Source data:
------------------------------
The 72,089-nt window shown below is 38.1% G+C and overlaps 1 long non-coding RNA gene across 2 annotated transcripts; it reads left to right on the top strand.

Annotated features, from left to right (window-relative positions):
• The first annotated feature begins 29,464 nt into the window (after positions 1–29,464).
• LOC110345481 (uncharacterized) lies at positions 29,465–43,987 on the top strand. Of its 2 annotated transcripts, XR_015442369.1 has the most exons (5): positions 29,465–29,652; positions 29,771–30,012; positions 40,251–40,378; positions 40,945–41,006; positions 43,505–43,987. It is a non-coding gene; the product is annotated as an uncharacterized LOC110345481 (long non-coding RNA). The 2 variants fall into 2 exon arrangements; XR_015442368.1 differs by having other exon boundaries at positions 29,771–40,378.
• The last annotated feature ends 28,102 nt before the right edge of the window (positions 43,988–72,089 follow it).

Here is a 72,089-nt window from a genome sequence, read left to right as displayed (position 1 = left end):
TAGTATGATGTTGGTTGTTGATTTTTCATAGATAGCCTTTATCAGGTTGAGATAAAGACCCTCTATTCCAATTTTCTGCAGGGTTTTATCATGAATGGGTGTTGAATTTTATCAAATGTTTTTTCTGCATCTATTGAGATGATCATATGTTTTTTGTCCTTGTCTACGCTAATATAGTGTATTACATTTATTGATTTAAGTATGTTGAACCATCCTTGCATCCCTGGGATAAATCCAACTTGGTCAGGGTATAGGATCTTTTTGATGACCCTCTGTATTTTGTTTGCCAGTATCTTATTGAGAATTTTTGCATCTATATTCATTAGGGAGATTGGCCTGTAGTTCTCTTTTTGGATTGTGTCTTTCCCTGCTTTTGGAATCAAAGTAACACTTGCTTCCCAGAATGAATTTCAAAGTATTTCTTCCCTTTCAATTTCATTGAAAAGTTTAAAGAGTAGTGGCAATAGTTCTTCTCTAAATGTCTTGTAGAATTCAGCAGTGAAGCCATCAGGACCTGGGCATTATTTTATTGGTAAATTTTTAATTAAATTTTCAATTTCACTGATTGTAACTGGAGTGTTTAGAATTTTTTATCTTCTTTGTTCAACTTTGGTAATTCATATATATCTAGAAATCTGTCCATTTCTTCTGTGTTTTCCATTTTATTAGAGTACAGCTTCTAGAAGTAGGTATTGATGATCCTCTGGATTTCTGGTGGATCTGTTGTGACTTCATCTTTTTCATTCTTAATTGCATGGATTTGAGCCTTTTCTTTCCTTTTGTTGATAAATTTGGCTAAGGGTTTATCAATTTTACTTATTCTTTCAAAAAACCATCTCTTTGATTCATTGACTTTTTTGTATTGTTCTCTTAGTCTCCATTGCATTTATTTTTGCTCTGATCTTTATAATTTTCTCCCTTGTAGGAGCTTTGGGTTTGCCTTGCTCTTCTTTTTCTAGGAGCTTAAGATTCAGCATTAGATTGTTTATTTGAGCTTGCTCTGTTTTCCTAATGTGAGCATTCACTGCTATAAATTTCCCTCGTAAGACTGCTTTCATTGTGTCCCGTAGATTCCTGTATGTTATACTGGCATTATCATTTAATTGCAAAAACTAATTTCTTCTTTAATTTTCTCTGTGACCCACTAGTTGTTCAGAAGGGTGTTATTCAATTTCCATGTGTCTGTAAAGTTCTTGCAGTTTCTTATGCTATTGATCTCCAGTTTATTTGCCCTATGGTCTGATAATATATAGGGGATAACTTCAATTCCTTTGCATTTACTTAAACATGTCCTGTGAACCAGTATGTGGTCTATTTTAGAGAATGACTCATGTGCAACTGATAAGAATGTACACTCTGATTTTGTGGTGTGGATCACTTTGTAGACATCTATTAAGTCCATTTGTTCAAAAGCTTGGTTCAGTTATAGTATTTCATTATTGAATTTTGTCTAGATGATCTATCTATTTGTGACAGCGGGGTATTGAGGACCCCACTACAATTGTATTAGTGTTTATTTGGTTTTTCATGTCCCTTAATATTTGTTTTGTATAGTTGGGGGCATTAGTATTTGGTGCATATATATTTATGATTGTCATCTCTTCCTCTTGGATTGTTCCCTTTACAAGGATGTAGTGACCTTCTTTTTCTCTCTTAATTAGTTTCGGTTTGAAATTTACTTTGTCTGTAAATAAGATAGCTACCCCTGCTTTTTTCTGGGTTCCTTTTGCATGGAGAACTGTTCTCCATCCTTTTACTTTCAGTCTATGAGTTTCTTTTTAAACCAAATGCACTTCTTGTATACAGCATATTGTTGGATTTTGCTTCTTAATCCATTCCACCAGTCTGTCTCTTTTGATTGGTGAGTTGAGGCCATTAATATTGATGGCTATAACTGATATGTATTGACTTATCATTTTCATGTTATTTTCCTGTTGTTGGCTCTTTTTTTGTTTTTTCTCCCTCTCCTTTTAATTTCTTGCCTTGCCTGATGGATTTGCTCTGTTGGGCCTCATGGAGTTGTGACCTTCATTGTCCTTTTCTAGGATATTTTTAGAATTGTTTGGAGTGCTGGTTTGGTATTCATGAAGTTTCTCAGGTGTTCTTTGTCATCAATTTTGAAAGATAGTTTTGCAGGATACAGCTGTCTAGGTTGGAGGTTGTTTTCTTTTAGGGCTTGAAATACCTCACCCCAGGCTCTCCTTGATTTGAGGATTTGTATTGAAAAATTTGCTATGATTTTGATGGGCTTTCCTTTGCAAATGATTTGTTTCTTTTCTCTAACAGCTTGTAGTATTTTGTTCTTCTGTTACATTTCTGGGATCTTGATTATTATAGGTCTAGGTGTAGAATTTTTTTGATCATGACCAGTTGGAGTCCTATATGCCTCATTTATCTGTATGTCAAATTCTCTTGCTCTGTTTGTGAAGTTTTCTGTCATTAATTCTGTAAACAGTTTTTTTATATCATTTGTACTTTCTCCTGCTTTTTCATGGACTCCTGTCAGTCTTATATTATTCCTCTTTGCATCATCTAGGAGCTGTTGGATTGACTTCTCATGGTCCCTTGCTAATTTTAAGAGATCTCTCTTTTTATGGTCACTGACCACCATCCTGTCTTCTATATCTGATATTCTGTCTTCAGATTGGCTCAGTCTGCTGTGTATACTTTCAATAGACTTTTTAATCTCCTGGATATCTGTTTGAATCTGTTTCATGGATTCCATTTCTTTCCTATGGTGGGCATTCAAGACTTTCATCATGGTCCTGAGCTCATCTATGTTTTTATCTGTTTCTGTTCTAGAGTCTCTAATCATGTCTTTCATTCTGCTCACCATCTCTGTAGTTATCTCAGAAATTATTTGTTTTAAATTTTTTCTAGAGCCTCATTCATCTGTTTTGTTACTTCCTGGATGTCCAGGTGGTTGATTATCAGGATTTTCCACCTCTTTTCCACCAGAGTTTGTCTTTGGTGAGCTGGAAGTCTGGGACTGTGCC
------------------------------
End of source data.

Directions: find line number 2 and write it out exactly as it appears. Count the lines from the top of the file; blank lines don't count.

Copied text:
Annotated features, from left to right (window-relative positions):